Fortunately the coach I bought was about 6 hours from my home in Michigan in Wisconsin. I mention this because in Wisconsin the lender holds the title, in the case and electronic title, while in Michigan the owner holds the title with a recorded lien. I drove to see the coach after having made tentative arrangements with an inspector to inspect the coach subject to cancellation if I didn't like it. This made it a two day trip but I only had to travel once to look at the coach. I liked the coach, the inspector didn't find deal breakers so I gave the seller a check for $1,000 as a deposit. As one of the previous posters stated large deposits are the stuff of law suits. If you file suit against someone in another state it needs to be in Federal Court and last I knew it was about $30,000 just to file the suit. My point being don't make the deposit so large that you can't afford to lose it if push comes to shove. Then the fun begins.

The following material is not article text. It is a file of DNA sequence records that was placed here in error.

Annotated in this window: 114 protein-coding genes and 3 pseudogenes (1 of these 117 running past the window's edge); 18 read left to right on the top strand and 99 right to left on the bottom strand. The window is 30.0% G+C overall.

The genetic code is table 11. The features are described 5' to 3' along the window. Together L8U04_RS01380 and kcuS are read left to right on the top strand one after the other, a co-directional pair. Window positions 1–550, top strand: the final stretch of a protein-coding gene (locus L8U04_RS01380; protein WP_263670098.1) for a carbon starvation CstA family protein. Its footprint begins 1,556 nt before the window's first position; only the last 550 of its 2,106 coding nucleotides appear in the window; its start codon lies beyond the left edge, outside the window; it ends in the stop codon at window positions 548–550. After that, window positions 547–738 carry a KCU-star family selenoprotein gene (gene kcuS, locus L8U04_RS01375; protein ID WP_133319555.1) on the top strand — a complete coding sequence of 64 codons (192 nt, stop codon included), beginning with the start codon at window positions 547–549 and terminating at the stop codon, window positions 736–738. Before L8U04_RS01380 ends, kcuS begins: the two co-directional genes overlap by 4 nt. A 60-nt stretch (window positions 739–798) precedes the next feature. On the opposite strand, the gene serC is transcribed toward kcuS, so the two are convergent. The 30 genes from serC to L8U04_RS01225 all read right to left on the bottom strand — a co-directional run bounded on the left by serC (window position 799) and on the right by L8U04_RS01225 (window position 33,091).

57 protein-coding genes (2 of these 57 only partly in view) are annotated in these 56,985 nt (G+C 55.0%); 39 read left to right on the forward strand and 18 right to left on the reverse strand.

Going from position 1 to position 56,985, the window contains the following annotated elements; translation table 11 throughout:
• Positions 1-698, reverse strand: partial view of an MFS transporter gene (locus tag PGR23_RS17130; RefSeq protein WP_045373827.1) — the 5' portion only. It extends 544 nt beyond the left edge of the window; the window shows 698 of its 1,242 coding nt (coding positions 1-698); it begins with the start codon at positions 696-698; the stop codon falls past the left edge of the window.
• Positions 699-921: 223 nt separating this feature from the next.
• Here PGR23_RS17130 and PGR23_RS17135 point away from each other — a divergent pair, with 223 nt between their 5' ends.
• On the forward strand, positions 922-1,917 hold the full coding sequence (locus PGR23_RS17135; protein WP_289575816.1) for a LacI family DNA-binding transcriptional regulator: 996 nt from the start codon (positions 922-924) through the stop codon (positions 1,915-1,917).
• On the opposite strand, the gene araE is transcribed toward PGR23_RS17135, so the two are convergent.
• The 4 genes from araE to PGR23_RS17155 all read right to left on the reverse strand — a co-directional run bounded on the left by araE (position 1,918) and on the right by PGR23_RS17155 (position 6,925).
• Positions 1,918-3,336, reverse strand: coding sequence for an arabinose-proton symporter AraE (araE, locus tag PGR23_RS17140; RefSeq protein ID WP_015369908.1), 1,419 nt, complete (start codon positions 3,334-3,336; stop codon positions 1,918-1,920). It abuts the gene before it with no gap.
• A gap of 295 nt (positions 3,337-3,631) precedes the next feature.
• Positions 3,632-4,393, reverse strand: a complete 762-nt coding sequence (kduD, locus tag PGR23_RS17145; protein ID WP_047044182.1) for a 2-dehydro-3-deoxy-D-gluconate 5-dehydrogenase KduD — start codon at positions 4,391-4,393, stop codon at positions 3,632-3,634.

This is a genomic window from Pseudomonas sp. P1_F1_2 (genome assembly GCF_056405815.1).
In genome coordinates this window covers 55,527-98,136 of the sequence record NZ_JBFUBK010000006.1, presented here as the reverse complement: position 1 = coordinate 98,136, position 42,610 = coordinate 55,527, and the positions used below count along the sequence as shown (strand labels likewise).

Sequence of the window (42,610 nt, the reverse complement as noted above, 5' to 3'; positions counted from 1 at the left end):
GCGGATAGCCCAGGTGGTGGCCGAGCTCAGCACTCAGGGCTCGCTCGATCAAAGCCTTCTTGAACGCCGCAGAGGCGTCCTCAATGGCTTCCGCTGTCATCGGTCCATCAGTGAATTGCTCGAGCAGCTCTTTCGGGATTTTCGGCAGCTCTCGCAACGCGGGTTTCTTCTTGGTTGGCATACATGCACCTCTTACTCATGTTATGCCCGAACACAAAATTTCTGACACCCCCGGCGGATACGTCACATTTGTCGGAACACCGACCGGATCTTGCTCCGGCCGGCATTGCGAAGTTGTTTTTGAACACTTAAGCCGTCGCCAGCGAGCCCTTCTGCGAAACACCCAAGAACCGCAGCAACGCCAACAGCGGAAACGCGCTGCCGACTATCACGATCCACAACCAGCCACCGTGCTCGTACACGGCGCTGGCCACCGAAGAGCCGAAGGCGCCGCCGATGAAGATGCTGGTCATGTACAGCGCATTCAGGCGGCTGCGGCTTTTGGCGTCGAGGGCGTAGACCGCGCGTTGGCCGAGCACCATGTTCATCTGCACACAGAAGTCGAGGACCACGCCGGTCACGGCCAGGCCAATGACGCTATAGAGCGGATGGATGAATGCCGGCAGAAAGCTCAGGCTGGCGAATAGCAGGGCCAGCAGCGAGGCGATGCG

As I said earlier the coach was financed through Ally Bank and all they will take for a payoff is a cashier's check. That became somewhat of a sticking point as I wasn't going to pay off someone's loan without title in hand. For whatever reason the seller didn't want me to know how much is loan was so we hired an escrow agent in the form of an attorney who was also a realtor and had an escrow account already set up. Most attorneys also have what they call a trust or escrow account where they deposit client's money so that would work too. The attorney cost us $250 which we split. This was very cheap from what I can determine. I checked into an escrow service and they wanted $1.500 for their services. At any rate I wired the money to the attorney and he cut the check to Ally Bank. Then the waiting started. It took about 10 days for the bank to pay off the loan and get the title to the seller. Once the seller had the title in hand I drove to Wisconsin to pick up the rig. My truck was already set up to tow so I didn't need a second driver. After that I just drove the motorhome back to Michigan with no plates. This is legal in Michigan as long as you drive it directly from the place of purchase to the place it will be stored, but I did have insurance. What your state does is probably different, I chose to run the risk of getting a ticket for an unlicensed vehicle, you may do different. Something you may want to think about is your route home. In my particular case the shortest route home would have been through downtown Chicago through about a 10 mile construction zone with very narrow lanes. I opted to go west of the city and not drive my new-to-me rig through a very tight construction zone in the first 100 miles. It also avoided having to deal the thieves that run the Illinois Tollway but that's a whole different subject. Good luck finding your perfect rig and have fun.